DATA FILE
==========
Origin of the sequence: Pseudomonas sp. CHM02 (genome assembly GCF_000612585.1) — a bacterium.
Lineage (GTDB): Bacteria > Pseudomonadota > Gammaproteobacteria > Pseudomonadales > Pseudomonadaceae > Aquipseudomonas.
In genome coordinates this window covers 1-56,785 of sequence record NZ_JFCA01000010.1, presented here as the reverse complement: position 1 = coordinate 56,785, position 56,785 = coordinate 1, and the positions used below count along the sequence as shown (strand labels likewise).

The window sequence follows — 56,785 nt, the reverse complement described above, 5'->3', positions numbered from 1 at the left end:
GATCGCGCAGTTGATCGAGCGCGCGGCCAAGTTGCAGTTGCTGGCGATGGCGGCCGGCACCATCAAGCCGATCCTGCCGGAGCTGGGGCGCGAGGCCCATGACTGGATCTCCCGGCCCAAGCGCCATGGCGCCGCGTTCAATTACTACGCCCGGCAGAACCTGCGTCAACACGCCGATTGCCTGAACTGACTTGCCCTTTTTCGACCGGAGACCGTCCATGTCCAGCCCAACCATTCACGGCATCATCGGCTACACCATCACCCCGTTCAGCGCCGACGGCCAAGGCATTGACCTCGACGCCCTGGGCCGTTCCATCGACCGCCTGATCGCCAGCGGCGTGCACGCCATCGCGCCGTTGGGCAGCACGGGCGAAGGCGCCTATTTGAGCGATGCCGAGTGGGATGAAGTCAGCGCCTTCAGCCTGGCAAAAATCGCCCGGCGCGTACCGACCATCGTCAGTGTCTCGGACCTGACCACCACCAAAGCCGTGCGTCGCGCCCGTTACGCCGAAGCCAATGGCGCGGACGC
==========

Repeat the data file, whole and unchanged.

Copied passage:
Origin of the sequence: Pseudomonas sp. CHM02 (genome assembly GCF_000612585.1) — a bacterium.
Lineage (GTDB): Bacteria > Pseudomonadota > Gammaproteobacteria > Pseudomonadales > Pseudomonadaceae > Aquipseudomonas.
In genome coordinates this window covers 1-56,785 of sequence record NZ_JFCA01000010.1, presented here as the reverse complement: position 1 = coordinate 56,785, position 56,785 = coordinate 1, and the positions used below count along the sequence as shown (strand labels likewise).

The window sequence follows — 56,785 nt, the reverse complement described above, 5'->3', positions numbered from 1 at the left end:
GATCGCGCAGTTGATCGAGCGCGCGGCCAAGTTGCAGTTGCTGGCGATGGCGGCCGGCACCATCAAGCCGATCCTGCCGGAGCTGGGGCGCGAGGCCCATGACTGGATCTCCCGGCCCAAGCGCCATGGCGCCGCGTTCAATTACTACGCCCGGCAGAACCTGCGTCAACACGCCGATTGCCTGAACTGACTTGCCCTTTTTCGACCGGAGACCGTCCATGTCCAGCCCAACCATTCACGGCATCATCGGCTACACCATCACCCCGTTCAGCGCCGACGGCCAAGGCATTGACCTCGACGCCCTGGGCCGTTCCATCGACCGCCTGATCGCCAGCGGCGTGCACGCCATCGCGCCGTTGGGCAGCACGGGCGAAGGCGCCTATTTGAGCGATGCCGAGTGGGATGAAGTCAGCGCCTTCAGCCTGGCAAAAATCGCCCGGCGCGTACCGACCATCGTCAGTGTCTCGGACCTGACCACCACCAAAGCCGTGCGTCGCGCCCGTTACGCCGAAGCCAATGGCGCGGACGC